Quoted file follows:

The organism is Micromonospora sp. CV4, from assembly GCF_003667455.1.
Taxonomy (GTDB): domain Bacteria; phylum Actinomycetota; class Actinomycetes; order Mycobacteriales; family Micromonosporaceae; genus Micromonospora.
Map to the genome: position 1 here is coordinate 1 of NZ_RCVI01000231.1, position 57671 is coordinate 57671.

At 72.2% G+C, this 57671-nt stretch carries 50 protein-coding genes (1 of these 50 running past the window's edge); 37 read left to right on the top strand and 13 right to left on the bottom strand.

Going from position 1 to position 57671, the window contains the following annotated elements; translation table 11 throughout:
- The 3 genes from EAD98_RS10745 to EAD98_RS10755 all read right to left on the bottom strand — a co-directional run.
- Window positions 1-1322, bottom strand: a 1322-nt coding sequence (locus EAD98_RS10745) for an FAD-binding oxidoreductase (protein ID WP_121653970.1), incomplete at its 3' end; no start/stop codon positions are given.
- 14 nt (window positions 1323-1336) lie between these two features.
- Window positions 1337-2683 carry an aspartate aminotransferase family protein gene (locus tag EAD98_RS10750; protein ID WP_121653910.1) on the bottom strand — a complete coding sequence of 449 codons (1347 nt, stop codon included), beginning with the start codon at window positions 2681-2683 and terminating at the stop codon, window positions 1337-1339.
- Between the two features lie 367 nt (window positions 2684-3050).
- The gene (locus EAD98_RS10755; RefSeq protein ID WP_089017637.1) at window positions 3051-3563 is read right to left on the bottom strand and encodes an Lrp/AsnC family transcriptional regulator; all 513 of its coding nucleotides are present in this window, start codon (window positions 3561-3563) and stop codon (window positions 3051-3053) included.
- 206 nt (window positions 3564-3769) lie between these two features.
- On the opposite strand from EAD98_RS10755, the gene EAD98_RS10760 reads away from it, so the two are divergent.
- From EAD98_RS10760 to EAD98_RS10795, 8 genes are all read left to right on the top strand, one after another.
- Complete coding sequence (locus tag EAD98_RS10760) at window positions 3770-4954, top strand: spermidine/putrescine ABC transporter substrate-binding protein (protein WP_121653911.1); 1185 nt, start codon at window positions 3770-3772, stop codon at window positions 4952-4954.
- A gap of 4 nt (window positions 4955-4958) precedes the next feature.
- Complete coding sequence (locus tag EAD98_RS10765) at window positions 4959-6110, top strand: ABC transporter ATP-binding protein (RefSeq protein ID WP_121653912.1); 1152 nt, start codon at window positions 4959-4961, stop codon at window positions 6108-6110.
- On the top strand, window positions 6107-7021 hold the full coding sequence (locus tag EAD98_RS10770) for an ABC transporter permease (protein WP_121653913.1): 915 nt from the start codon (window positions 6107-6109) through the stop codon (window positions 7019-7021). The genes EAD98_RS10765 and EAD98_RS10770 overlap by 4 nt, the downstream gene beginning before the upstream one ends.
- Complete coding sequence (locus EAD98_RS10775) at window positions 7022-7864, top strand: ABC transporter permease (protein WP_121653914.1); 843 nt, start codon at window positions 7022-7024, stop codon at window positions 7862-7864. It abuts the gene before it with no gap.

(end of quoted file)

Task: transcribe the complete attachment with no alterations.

The organism is Micromonospora sp. CV4, from assembly GCF_003667455.1.
Taxonomy (GTDB): domain Bacteria; phylum Actinomycetota; class Actinomycetes; order Mycobacteriales; family Micromonosporaceae; genus Micromonospora.
Map to the genome: position 1 here is coordinate 1 of NZ_RCVI01000231.1, position 57671 is coordinate 57671.

At 72.2% G+C, this 57671-nt stretch carries 50 protein-coding genes (1 of these 50 running past the window's edge); 37 read left to right on the top strand and 13 right to left on the bottom strand.

Going from position 1 to position 57671, the window contains the following annotated elements; translation table 11 throughout:
- The 3 genes from EAD98_RS10745 to EAD98_RS10755 all read right to left on the bottom strand — a co-directional run.
- Window positions 1-1322, bottom strand: a 1322-nt coding sequence (locus EAD98_RS10745) for an FAD-binding oxidoreductase (protein ID WP_121653970.1), incomplete at its 3' end; no start/stop codon positions are given.
- 14 nt (window positions 1323-1336) lie between these two features.
- Window positions 1337-2683 carry an aspartate aminotransferase family protein gene (locus tag EAD98_RS10750; protein ID WP_121653910.1) on the bottom strand — a complete coding sequence of 449 codons (1347 nt, stop codon included), beginning with the start codon at window positions 2681-2683 and terminating at the stop codon, window positions 1337-1339.
- Between the two features lie 367 nt (window positions 2684-3050).
- The gene (locus EAD98_RS10755; RefSeq protein ID WP_089017637.1) at window positions 3051-3563 is read right to left on the bottom strand and encodes an Lrp/AsnC family transcriptional regulator; all 513 of its coding nucleotides are present in this window, start codon (window positions 3561-3563) and stop codon (window positions 3051-3053) included.
- 206 nt (window positions 3564-3769) lie between these two features.
- On the opposite strand from EAD98_RS10755, the gene EAD98_RS10760 reads away from it, so the two are divergent.
- From EAD98_RS10760 to EAD98_RS10795, 8 genes are all read left to right on the top strand, one after another.
- Complete coding sequence (locus tag EAD98_RS10760) at window positions 3770-4954, top strand: spermidine/putrescine ABC transporter substrate-binding protein (protein WP_121653911.1); 1185 nt, start codon at window positions 3770-3772, stop codon at window positions 4952-4954.
- A gap of 4 nt (window positions 4955-4958) precedes the next feature.
- Complete coding sequence (locus tag EAD98_RS10765) at window positions 4959-6110, top strand: ABC transporter ATP-binding protein (RefSeq protein ID WP_121653912.1); 1152 nt, start codon at window positions 4959-4961, stop codon at window positions 6108-6110.
- On the top strand, window positions 6107-7021 hold the full coding sequence (locus tag EAD98_RS10770) for an ABC transporter permease (protein WP_121653913.1): 915 nt from the start codon (window positions 6107-6109) through the stop codon (window positions 7019-7021). The genes EAD98_RS10765 and EAD98_RS10770 overlap by 4 nt, the downstream gene beginning before the upstream one ends.
- Complete coding sequence (locus EAD98_RS10775) at window positions 7022-7864, top strand: ABC transporter permease (protein WP_121653914.1); 843 nt, start codon at window positions 7022-7024, stop codon at window positions 7862-7864. It abuts the gene before it with no gap.